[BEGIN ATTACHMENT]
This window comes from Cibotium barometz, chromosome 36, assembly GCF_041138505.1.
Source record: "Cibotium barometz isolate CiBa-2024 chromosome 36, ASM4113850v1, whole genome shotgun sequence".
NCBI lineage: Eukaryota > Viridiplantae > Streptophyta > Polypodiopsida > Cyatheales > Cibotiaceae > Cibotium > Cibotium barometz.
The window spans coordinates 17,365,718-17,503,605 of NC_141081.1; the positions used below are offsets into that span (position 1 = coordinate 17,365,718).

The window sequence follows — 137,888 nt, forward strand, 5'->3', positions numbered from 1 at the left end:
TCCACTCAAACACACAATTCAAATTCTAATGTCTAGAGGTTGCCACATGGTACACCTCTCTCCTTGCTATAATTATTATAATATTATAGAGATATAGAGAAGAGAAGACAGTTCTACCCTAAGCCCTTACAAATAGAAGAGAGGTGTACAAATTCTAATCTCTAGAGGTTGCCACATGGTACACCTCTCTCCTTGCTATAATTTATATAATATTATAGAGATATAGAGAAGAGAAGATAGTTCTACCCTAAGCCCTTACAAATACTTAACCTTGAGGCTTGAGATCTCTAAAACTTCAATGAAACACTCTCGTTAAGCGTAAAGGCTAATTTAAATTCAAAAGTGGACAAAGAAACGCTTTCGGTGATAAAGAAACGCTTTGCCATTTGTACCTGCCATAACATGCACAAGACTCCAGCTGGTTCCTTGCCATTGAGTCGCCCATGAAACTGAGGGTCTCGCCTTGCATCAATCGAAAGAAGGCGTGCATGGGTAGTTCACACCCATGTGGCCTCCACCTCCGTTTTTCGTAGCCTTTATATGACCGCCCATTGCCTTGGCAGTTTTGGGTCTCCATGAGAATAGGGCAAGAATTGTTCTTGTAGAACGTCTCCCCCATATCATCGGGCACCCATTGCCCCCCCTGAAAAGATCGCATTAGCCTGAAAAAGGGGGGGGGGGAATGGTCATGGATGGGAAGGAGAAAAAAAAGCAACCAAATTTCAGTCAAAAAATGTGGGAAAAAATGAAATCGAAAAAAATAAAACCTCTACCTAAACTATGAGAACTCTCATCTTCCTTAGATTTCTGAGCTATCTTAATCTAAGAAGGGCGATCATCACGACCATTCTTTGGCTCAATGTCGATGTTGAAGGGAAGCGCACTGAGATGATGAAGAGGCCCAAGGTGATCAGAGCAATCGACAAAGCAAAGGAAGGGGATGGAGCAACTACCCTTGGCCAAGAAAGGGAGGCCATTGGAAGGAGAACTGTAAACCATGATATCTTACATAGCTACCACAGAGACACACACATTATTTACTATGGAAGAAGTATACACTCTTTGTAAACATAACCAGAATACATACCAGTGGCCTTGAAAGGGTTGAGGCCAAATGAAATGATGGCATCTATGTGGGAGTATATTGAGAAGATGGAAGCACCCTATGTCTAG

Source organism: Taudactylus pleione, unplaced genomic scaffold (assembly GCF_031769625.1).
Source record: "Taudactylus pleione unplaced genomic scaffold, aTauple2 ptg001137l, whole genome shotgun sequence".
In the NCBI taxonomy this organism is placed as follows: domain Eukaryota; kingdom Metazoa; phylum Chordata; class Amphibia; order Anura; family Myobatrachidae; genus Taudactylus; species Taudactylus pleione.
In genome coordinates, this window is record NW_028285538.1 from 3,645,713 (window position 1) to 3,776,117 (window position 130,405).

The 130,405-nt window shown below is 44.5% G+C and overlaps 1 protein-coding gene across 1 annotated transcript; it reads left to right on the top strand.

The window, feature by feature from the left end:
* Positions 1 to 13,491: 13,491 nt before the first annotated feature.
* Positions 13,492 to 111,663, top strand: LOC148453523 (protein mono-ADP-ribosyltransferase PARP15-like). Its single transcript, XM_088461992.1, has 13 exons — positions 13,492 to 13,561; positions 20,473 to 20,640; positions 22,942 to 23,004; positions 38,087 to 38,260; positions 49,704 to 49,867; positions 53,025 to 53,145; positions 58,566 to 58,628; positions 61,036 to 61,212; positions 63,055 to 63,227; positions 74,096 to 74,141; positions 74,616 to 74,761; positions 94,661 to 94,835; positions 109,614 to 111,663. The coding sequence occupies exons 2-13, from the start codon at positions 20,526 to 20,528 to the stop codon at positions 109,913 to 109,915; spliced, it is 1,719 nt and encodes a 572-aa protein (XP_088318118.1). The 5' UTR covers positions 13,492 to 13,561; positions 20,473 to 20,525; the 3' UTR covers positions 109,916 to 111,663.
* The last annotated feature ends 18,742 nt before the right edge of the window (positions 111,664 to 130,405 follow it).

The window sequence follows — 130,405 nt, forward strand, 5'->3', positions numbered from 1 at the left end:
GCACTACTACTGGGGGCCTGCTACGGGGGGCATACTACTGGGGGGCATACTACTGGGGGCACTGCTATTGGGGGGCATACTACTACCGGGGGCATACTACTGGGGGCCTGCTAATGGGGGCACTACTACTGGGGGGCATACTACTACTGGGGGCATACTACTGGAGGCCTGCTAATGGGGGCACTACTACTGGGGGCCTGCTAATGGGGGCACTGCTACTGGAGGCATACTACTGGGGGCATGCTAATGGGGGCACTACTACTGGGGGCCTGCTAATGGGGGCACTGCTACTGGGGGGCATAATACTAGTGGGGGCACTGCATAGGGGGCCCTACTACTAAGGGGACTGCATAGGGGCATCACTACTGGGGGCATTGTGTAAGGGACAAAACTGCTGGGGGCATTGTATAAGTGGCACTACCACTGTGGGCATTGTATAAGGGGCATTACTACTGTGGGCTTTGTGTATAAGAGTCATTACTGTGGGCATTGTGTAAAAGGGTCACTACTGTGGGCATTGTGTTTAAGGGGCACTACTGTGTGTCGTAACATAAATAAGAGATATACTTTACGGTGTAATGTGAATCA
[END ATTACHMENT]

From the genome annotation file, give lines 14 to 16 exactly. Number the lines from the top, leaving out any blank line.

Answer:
* Positions 13,492 to 111,663, top strand: LOC148453523 (protein mono-ADP-ribosyltransferase PARP15-like). Its single transcript, XM_088461992.1, has 13 exons — positions 13,492 to 13,561; positions 20,473 to 20,640; positions 22,942 to 23,004; positions 38,087 to 38,260; positions 49,704 to 49,867; positions 53,025 to 53,145; positions 58,566 to 58,628; positions 61,036 to 61,212; positions 63,055 to 63,227; positions 74,096 to 74,141; positions 74,616 to 74,761; positions 94,661 to 94,835; positions 109,614 to 111,663. The coding sequence occupies exons 2-13, from the start codon at positions 20,526 to 20,528 to the stop codon at positions 109,913 to 109,915; spliced, it is 1,719 nt and encodes a 572-aa protein (XP_088318118.1). The 5' UTR covers positions 13,492 to 13,561; positions 20,473 to 20,525; the 3' UTR covers positions 109,916 to 111,663.
* The last annotated feature ends 18,742 nt before the right edge of the window (positions 111,664 to 130,405 follow it).

The window sequence follows — 130,405 nt, forward strand, 5'->3', positions numbered from 1 at the left end: